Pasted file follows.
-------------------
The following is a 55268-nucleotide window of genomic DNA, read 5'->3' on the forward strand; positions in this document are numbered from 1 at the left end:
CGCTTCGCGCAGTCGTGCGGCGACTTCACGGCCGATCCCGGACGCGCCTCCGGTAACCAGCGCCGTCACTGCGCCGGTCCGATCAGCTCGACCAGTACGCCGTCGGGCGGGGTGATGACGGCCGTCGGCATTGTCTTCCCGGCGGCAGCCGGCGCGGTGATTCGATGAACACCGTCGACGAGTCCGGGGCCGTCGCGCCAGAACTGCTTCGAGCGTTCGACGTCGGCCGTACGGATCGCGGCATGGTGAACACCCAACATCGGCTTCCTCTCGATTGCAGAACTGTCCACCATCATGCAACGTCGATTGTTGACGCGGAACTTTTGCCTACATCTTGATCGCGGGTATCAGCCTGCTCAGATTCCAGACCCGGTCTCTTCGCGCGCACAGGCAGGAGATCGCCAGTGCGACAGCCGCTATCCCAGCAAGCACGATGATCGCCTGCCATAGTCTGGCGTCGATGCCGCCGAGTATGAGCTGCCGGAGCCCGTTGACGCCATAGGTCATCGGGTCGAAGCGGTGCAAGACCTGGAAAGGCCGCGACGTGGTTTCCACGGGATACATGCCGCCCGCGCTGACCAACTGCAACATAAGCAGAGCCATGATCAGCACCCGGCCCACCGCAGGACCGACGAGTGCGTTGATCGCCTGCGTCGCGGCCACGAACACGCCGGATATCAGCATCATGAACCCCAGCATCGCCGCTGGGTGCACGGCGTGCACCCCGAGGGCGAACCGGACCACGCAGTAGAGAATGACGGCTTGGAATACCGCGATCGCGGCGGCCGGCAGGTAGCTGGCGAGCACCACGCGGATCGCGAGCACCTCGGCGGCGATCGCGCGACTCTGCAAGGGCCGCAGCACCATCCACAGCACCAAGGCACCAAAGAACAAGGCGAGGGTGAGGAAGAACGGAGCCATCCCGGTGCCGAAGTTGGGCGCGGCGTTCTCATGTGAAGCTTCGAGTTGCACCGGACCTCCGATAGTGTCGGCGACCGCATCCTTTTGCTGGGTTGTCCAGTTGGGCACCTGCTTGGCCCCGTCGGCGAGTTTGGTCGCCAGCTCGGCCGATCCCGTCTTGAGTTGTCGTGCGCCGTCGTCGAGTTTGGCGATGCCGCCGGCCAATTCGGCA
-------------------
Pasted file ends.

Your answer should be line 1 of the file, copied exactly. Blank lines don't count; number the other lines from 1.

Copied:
The following is a 55268-nucleotide window of genomic DNA, read 5'->3' on the forward strand; positions in this document are numbered from 1 at the left end: